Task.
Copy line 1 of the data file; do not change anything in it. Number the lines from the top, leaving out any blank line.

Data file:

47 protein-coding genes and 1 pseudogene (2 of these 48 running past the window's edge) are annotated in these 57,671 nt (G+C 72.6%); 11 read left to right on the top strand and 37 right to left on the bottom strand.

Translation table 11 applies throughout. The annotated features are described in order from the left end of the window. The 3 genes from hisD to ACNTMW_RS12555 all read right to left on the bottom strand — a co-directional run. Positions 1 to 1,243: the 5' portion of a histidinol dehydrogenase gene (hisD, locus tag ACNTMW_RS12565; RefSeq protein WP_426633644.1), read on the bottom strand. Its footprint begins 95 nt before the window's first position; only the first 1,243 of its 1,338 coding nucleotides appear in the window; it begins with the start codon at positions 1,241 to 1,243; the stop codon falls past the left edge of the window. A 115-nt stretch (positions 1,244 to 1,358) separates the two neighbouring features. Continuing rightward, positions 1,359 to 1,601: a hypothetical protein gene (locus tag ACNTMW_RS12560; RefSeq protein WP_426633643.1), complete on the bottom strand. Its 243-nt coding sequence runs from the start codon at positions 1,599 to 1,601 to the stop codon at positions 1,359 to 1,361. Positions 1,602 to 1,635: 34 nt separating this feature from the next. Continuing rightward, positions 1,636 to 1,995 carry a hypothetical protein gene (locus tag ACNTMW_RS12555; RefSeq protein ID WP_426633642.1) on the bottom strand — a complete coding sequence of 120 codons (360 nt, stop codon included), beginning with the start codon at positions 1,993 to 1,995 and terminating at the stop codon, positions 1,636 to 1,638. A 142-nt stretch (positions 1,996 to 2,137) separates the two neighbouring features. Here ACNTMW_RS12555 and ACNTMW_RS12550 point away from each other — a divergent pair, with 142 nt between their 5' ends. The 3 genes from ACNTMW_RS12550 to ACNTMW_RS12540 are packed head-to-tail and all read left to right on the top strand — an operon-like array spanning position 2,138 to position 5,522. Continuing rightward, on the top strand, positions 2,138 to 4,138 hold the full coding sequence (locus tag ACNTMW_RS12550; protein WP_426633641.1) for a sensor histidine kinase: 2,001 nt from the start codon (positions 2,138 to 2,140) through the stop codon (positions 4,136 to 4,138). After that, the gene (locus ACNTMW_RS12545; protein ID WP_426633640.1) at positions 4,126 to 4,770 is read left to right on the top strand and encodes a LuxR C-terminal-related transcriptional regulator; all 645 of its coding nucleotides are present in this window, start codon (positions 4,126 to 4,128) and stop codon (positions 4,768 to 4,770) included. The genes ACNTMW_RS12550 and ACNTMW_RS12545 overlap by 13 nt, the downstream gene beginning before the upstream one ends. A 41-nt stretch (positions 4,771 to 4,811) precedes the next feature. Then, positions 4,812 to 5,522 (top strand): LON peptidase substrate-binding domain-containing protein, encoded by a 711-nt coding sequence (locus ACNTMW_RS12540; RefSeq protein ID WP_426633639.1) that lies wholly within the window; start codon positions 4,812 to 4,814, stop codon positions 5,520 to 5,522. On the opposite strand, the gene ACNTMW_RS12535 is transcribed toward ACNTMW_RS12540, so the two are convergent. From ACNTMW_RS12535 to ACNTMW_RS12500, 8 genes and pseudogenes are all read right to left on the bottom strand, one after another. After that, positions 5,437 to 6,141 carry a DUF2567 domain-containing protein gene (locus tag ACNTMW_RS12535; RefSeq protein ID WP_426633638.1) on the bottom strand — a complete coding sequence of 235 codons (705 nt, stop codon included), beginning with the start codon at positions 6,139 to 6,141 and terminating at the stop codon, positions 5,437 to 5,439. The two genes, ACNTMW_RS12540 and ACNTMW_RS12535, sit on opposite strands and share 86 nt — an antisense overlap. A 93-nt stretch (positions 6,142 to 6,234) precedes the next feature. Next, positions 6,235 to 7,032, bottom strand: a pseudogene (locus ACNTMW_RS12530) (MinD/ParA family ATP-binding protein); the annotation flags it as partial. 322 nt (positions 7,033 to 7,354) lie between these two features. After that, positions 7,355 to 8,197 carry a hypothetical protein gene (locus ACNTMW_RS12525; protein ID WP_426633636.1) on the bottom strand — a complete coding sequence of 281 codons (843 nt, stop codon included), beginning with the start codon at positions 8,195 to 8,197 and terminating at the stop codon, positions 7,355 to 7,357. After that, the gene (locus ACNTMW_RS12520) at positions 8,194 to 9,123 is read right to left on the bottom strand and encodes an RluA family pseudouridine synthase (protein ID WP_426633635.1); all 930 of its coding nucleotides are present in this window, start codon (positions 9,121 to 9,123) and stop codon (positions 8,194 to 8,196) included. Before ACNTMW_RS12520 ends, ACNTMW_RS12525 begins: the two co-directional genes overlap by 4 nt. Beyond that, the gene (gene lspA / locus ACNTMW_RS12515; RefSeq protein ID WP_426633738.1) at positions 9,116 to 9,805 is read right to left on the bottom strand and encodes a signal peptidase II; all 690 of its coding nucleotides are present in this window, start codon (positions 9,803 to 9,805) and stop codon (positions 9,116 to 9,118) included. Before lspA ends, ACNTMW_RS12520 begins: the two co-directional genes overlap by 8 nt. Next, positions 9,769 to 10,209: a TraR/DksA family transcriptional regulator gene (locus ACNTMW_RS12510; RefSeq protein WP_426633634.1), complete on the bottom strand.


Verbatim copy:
47 protein-coding genes and 1 pseudogene (2 of these 48 running past the window's edge) are annotated in these 57,671 nt (G+C 72.6%); 11 read left to right on the top strand and 37 right to left on the bottom strand.